EFF apologises to LGBTQI+ South Africans for members voting against Civil Union Amendment Bill

In an extraordinary turn of events, the EFF has apologised after three of its members in the National Council of Provinces (NCOP) voted against the Civil Union Amendment Bill.

On Wednesday, the landmark legislation was passed in the NCOP and will now go to President Cyril Ramaphosa for his signature.

The draft law repeals Section 6 of the Civil Union Act which currently allows state-employed Home Affairs officials to refuse to marry same-sex couples on the grounds of their personal “conscience, religion [or] belief”.

While the bill was supported by the country’s two biggest parties, the ANC and the DA, the Economic Freedom Fighters (EFF) has confirmed that “three members of the EFF deployed in the NCOP… without mandate, voted against the passing of this bill.”

In a statement, the party said it had been in support of repealing Section 6 through the bill and had voted in its favour in the National Assembly in 2018 but that there were “NCOP delegates who without mandate objected to the bill in the NCOP.”

The EFF has asked these members “to account for voting in a manner which is inconsistent with the EFF party position on legislation around the LGBTQI+ and against our position in governance regarding this bill…”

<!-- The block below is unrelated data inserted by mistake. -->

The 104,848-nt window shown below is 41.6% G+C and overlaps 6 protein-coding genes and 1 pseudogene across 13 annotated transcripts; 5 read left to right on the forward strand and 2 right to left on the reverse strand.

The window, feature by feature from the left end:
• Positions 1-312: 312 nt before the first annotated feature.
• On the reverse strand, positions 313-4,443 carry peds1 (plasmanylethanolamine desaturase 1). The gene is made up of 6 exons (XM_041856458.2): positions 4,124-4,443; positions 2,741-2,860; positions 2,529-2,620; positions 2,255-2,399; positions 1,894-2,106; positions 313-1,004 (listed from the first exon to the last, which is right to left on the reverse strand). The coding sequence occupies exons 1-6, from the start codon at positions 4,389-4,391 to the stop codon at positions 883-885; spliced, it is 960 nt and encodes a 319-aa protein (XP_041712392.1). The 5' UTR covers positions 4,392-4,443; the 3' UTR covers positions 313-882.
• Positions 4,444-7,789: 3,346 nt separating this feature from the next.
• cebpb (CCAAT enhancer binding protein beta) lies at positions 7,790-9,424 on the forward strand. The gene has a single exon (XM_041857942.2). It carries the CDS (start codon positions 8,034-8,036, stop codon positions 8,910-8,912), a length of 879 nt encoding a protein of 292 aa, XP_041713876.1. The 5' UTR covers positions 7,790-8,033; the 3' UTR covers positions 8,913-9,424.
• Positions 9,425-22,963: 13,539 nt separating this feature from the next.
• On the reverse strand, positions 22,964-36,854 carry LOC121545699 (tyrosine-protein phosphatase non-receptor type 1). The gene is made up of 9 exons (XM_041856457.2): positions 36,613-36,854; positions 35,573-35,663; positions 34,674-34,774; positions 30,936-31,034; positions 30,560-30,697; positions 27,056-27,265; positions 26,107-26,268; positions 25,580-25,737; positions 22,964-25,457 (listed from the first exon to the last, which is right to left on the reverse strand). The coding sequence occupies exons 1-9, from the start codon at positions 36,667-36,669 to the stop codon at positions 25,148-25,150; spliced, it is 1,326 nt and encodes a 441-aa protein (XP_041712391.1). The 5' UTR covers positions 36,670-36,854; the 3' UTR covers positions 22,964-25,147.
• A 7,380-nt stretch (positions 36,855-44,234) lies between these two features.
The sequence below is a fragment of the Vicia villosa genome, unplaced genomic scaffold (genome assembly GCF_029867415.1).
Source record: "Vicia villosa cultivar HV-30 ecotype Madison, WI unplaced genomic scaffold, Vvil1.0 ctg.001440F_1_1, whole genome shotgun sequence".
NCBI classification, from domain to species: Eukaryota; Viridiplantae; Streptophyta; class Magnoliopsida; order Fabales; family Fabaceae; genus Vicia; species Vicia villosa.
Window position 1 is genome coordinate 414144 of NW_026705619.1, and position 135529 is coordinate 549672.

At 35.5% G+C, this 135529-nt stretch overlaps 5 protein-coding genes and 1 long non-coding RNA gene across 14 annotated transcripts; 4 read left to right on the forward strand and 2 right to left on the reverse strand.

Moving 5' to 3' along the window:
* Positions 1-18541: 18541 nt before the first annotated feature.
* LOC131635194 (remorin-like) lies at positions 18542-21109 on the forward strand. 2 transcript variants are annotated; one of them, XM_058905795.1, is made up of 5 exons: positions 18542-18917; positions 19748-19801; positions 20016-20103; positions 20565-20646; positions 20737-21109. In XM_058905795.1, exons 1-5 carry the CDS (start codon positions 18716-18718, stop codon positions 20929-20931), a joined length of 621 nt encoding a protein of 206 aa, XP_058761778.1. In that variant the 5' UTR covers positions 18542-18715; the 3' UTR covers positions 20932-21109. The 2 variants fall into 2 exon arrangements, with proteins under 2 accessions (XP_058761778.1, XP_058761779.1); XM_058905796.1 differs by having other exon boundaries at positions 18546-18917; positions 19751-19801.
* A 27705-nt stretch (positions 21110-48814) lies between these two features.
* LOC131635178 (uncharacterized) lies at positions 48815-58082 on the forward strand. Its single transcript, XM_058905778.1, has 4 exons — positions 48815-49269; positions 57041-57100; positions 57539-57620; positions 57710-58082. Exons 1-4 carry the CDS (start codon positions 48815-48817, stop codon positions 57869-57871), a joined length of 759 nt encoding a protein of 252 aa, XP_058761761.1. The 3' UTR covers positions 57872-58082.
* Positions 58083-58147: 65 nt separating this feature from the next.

It added that “the EFF unreservedly apologises to the LGBTQI+ and civil society activists who have toiled to see this progressive move towards justice and dignity…” The EFF also called on President Ramaphosa to sign the bill to ensure that it comes into effect “as a matter of urgency.”

The party committed itself to efforts to end systematic homophobia and transphobia, including supporting legislation to criminalise hate crimes and to ensure that the Department of Home Affairs expedites ID alterations for transgender applicants.

“The EFF reaffirms its position in support of the LGBTQI+ community and calls for active participation by all those in society in advancing and defending the rights of all people of South Africa, regardless of their gender and sexual orientation,” it said.

Once the Civil Union Amendment Bill comes into force, Home Affairs will have a 24-month transition period in which to train officials who’d previously been granted permission by the minister to refuse to solemnise same-sex marriages or unions. During that period, however, every Home Affairs branch must ensure that it can offer the service to same-sex couples.

The bill is a major advance in ensuring that marriage equality is accessible to all South Africans across the country, in line with the country’s constitutional obligations to eradicate discrimination against LGBTQI+ people.

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